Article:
We’re starting to see signs of a bank walk in Greece as election nears. The FT reports:
Two Greek banks have applied for emergency funding from the European Central Bank as a “precautionary measure” against a possible run on deposits ahead of a critical general election later this month.According to a senior banker in Athens the requests for a total of €5bn from the ECB’s emergency liquidity assistance scheme were made by Alpha Bank and Eurobank, the smallest of Greece’s “big four” lenders.“The ELA funding is seen as a buffer against a growing liquidity squeeze on the banks, caused by political uncertainty over the election outcome,” the banker said. “It’s a precautionary measure being taken now because of the ECB procedures involved.”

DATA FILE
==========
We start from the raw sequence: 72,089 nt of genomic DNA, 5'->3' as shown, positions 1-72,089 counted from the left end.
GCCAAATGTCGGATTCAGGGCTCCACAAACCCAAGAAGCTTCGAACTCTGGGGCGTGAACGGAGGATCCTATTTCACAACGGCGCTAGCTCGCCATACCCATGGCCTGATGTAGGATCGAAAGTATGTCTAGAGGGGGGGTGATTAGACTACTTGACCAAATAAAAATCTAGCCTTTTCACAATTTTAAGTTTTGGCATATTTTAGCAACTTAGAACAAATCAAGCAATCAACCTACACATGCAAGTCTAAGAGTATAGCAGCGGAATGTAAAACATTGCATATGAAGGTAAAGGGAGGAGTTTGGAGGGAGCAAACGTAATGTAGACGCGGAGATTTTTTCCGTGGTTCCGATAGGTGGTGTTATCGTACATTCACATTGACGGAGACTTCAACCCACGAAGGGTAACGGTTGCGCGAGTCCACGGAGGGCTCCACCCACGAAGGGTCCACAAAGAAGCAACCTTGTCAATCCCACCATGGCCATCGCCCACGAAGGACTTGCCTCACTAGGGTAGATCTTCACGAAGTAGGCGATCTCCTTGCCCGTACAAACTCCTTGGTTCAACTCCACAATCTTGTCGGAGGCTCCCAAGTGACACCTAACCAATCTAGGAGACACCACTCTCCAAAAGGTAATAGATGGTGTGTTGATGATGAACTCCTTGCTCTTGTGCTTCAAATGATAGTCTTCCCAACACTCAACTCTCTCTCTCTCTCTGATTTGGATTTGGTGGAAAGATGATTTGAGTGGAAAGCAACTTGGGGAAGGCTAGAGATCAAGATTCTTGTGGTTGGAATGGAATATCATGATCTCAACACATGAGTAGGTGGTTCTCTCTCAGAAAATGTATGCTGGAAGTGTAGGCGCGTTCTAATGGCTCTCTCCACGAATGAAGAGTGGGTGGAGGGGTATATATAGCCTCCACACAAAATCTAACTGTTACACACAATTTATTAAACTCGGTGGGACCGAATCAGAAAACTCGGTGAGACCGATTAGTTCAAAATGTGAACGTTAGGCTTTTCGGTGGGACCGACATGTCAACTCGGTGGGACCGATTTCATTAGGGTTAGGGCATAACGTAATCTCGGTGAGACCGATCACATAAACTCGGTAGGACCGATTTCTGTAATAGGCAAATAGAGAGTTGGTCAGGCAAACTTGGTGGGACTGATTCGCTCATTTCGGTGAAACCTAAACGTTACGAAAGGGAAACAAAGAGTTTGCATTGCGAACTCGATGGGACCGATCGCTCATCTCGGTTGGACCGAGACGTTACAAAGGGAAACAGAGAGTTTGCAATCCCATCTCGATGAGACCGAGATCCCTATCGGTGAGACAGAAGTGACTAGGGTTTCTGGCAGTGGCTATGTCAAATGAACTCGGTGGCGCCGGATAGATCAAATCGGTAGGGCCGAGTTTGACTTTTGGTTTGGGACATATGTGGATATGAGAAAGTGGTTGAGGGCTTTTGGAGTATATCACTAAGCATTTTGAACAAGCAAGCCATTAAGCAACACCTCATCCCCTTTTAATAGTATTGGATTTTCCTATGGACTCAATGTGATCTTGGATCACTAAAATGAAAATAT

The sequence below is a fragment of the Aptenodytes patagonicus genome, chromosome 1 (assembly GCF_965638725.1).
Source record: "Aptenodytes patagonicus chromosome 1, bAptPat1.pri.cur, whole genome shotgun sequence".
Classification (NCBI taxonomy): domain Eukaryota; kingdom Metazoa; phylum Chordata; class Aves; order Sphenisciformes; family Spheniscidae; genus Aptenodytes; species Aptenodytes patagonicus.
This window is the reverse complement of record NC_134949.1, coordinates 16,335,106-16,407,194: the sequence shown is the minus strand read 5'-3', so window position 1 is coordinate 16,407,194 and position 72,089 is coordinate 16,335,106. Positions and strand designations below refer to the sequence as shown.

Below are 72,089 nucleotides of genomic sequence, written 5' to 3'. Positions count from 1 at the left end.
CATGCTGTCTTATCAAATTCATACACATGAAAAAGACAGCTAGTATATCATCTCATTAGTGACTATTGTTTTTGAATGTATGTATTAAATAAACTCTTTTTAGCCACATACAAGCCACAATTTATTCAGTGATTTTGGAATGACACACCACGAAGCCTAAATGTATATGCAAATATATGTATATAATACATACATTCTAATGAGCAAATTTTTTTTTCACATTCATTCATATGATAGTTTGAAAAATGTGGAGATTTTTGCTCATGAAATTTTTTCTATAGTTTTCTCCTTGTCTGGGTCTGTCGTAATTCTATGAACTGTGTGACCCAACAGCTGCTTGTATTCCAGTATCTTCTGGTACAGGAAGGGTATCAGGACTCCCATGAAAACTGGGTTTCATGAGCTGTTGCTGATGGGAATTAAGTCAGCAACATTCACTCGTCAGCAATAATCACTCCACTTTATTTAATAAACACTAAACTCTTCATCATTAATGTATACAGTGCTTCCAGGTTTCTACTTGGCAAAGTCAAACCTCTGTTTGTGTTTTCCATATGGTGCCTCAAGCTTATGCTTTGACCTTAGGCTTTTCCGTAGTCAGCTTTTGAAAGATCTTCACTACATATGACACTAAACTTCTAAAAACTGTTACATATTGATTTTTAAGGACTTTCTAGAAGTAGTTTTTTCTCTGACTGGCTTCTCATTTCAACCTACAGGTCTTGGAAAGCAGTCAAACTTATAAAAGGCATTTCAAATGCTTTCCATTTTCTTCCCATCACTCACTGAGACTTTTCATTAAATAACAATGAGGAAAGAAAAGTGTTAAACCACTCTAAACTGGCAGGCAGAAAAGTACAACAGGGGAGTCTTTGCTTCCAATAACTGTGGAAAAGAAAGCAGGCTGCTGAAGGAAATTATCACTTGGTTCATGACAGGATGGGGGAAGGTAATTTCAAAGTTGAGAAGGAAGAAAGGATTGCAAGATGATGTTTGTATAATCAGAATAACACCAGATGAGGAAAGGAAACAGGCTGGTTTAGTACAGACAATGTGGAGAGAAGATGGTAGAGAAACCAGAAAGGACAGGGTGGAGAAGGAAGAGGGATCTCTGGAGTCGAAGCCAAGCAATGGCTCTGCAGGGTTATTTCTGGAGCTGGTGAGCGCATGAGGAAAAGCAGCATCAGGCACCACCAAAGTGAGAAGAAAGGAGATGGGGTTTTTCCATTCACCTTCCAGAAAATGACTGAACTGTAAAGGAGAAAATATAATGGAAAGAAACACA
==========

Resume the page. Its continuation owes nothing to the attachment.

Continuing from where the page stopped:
Another banker said the squeeze was worsening as foreign banks moved to reduce exposure to Greece.
The smart money is tiptoeing out of Greek banking system. That doesn’t mean Syriza is going to win the election, and doesn’t mean that its victory would inevitably mean a crisis. But it does mean that some sophisticated investors don’t see the point of unnecessary risks. Will what is now a quiet trickle of money out of the system put more banks in trouble and threaten the stability of the Greek financial system? Hopefully not, but it’s worth keeping an eye on the situation.